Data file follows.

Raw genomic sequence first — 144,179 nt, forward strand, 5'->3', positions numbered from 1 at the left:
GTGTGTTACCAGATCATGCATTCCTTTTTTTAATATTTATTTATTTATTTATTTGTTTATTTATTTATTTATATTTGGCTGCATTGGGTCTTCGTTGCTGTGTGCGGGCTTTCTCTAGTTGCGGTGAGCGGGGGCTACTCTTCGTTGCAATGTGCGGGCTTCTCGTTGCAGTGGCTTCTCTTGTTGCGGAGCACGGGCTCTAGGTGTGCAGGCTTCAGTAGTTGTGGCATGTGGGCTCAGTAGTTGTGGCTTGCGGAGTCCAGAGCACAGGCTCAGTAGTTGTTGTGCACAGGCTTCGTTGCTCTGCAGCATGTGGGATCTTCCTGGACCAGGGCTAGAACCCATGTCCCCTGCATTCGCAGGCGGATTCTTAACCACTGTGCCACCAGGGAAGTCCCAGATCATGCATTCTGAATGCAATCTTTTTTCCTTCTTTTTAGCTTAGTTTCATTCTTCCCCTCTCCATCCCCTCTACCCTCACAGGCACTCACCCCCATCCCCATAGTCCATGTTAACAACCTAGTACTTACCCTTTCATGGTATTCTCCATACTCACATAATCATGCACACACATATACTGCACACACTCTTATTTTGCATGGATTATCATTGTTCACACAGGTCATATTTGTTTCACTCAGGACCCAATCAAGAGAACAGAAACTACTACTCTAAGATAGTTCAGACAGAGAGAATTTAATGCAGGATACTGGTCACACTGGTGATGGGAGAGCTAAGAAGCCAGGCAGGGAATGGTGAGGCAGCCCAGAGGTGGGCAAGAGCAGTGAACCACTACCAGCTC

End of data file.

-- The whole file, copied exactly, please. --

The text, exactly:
Raw genomic sequence first — 144,179 nt, forward strand, 5'->3', positions numbered from 1 at the left:
GTGTGTTACCAGATCATGCATTCCTTTTTTTAATATTTATTTATTTATTTATTTGTTTATTTATTTATTTATATTTGGCTGCATTGGGTCTTCGTTGCTGTGTGCGGGCTTTCTCTAGTTGCGGTGAGCGGGGGCTACTCTTCGTTGCAATGTGCGGGCTTCTCGTTGCAGTGGCTTCTCTTGTTGCGGAGCACGGGCTCTAGGTGTGCAGGCTTCAGTAGTTGTGGCATGTGGGCTCAGTAGTTGTGGCTTGCGGAGTCCAGAGCACAGGCTCAGTAGTTGTTGTGCACAGGCTTCGTTGCTCTGCAGCATGTGGGATCTTCCTGGACCAGGGCTAGAACCCATGTCCCCTGCATTCGCAGGCGGATTCTTAACCACTGTGCCACCAGGGAAGTCCCAGATCATGCATTCTGAATGCAATCTTTTTTCCTTCTTTTTAGCTTAGTTTCATTCTTCCCCTCTCCATCCCCTCTACCCTCACAGGCACTCACCCCCATCCCCATAGTCCATGTTAACAACCTAGTACTTACCCTTTCATGGTATTCTCCATACTCACATAATCATGCACACACATATACTGCACACACTCTTATTTTGCATGGATTATCATTGTTCACACAGGTCATATTTGTTTCACTCAGGACCCAATCAAGAGAACAGAAACTACTACTCTAAGATAGTTCAGACAGAGAGAATTTAATGCAGGATACTGGTCACACTGGTGATGGGAGAGCTAAGAAGCCAGGCAGGGAATGGTGAGGCAGCCCAGAGGTGGGCAAGAGCAGTGAACCACTACCAGCTC